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Offers to Settle in Ontario Divorce & Family Law
4. The offer is not accepted.
5. The party who made the offer obtains an order that is as favourable as or more favourable than the offer.
[This is the key advantage of making an offer to settle, and why it makes sense to be reasonable in your offer to settle. Legal fees are very expensive, and this is one way of protecting yourself against higher legal fees, especially when your spouse is not cooperative.]
(15) The burden of proving that the order is as favourable as or more favourable than the offer to settle is on the party who claims the benefit of subrule (14).
[You need to be careful in making your offer to settle. A family law case usually has a number of issues. If your offer is better than the final decision in some respects, but not in others, then the cost consequences of the offer to settle donít kick in (although the offer will still be helpful in showing that you acted reasonably during the case). Also, in cases of child custody and access, it can be difficult to define what beating an offer to settle means.]
(16) When the court exercises its discretion over costs, it may take into account any written offer to settle, the date it was made and its terms, even if subrule (14) does not apply.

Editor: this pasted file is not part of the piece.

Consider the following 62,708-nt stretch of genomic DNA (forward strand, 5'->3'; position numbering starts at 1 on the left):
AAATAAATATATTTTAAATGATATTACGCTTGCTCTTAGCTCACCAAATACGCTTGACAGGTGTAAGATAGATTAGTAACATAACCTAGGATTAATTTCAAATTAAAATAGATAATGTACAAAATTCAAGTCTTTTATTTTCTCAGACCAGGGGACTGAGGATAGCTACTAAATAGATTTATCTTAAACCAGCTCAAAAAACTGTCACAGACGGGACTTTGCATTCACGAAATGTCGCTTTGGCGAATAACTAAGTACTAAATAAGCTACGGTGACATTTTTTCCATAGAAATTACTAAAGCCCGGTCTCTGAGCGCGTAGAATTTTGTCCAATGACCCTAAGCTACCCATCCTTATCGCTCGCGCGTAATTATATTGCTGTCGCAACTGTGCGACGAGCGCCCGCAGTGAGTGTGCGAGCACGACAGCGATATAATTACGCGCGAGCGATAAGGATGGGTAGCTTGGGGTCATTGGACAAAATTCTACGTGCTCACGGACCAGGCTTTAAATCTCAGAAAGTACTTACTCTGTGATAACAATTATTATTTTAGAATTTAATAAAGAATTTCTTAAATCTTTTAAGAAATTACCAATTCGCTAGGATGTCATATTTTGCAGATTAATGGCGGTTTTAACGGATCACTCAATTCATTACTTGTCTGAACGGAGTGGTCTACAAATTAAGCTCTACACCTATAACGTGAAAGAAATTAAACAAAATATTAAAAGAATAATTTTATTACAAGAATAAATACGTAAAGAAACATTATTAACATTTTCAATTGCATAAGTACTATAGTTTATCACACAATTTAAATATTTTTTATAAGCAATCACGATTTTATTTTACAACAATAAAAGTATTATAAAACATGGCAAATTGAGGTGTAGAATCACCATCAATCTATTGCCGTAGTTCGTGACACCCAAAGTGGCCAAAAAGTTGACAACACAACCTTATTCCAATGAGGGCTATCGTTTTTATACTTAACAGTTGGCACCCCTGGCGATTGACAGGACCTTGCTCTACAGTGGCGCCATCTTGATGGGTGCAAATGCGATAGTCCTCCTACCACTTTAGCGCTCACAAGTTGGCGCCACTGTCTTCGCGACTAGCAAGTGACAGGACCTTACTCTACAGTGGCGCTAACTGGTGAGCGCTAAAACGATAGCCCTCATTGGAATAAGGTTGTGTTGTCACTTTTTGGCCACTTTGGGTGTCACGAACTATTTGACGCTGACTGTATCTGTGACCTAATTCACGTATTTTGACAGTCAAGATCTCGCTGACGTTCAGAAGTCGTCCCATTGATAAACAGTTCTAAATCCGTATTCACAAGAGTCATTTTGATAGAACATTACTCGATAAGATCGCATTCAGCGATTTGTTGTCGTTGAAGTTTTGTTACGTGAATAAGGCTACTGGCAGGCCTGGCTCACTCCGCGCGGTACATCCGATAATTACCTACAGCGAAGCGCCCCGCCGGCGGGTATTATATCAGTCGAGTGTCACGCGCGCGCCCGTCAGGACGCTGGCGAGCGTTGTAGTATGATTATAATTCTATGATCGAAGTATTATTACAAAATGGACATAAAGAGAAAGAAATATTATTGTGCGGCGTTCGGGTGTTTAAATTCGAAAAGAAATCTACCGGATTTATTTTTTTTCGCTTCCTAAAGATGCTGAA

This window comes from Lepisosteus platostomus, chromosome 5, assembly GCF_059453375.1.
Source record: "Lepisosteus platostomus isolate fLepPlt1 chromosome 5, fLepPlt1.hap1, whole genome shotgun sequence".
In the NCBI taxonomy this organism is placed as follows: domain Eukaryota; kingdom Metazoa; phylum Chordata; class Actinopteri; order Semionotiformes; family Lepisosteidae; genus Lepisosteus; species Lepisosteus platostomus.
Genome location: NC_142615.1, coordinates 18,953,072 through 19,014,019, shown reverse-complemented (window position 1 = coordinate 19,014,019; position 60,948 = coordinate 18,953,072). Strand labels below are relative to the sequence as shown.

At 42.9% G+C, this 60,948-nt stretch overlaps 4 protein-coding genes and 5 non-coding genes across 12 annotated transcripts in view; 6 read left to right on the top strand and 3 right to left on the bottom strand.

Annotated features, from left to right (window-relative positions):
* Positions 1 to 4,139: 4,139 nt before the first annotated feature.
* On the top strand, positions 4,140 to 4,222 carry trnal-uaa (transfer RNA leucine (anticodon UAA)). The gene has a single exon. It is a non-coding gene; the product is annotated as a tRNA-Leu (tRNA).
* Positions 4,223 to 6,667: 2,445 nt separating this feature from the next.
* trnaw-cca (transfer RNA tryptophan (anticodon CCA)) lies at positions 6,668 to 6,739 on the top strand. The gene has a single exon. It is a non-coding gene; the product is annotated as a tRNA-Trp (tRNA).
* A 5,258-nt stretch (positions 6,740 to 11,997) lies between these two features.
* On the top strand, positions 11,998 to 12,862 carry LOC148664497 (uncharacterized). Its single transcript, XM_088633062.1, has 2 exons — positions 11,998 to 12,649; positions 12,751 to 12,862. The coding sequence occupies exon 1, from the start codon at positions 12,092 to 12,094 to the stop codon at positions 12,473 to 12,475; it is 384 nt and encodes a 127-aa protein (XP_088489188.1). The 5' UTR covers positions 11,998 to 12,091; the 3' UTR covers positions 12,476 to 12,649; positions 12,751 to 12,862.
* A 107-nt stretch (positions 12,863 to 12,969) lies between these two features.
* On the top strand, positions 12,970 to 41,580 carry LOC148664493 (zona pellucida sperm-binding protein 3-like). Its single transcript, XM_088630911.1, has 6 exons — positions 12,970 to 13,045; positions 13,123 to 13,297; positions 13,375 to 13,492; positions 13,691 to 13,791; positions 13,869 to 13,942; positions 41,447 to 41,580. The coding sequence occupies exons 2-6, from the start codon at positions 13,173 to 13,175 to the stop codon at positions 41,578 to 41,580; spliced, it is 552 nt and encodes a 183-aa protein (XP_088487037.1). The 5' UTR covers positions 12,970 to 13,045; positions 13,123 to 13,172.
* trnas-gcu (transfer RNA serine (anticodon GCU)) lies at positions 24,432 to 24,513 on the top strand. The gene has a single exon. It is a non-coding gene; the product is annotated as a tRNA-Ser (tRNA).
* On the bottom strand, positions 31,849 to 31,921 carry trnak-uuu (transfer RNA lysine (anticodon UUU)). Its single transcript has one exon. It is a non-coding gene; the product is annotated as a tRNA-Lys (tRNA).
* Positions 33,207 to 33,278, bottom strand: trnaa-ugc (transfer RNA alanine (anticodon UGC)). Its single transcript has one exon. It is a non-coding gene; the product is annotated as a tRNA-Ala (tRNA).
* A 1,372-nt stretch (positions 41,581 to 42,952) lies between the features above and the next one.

[Note that even if you donít beat your offer to settle, a court will take it into consideration in determining who pays the other partyís legal fees.]
Making an offer to settle should not be seen as a sign of weakness. Rather, it is a tactical move used to recover greater legal costs at trial. As one judge said:
I am not aware that any written offers to settle, pursuant to the Rules, were ever exchanged between the parties in an attempt to settle the matter. In this regard, both parties were unreasonable. They were well aware or should have been well aware, since both were legall represented, of the importance of such offers. In my view, the presentation of reasonable offers to settle is vital, firstly, to the dynamics and psychology of alternate dispute resolution in litigation. Does the absence of such offers not signal a partyís refusal to enter into dialogue and negotiation towards settlement? Without evidence to the contrary, I think it does.